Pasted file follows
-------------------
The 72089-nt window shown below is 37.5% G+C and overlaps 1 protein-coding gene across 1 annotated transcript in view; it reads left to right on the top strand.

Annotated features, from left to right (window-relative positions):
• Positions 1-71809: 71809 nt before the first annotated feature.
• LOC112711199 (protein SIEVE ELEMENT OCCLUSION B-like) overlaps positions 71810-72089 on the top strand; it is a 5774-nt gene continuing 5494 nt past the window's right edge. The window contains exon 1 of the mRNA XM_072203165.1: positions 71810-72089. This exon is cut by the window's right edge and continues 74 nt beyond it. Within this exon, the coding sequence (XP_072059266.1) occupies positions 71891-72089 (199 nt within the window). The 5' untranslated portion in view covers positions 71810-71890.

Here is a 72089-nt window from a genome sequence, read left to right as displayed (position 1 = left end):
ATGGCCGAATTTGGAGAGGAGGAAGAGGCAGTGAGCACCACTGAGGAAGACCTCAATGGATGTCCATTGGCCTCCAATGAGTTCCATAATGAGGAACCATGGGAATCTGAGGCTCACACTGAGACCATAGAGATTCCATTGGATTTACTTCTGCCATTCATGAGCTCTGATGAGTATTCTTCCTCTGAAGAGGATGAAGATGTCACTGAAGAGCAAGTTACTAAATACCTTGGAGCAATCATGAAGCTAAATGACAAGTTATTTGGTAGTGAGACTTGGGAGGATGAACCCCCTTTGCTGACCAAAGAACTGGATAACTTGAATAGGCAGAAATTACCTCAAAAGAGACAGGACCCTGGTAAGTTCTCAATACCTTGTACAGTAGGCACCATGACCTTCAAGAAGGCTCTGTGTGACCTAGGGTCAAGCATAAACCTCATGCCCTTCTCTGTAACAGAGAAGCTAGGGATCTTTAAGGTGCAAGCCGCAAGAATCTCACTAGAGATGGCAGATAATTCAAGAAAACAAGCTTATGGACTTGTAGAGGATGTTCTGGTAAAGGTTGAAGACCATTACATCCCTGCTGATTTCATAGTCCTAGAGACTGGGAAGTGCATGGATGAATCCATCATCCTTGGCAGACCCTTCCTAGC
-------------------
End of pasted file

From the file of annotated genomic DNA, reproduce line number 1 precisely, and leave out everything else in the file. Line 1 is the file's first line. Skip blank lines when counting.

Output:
The 72089-nt window shown below is 37.5% G+C and overlaps 1 protein-coding gene across 1 annotated transcript in view; it reads left to right on the top strand.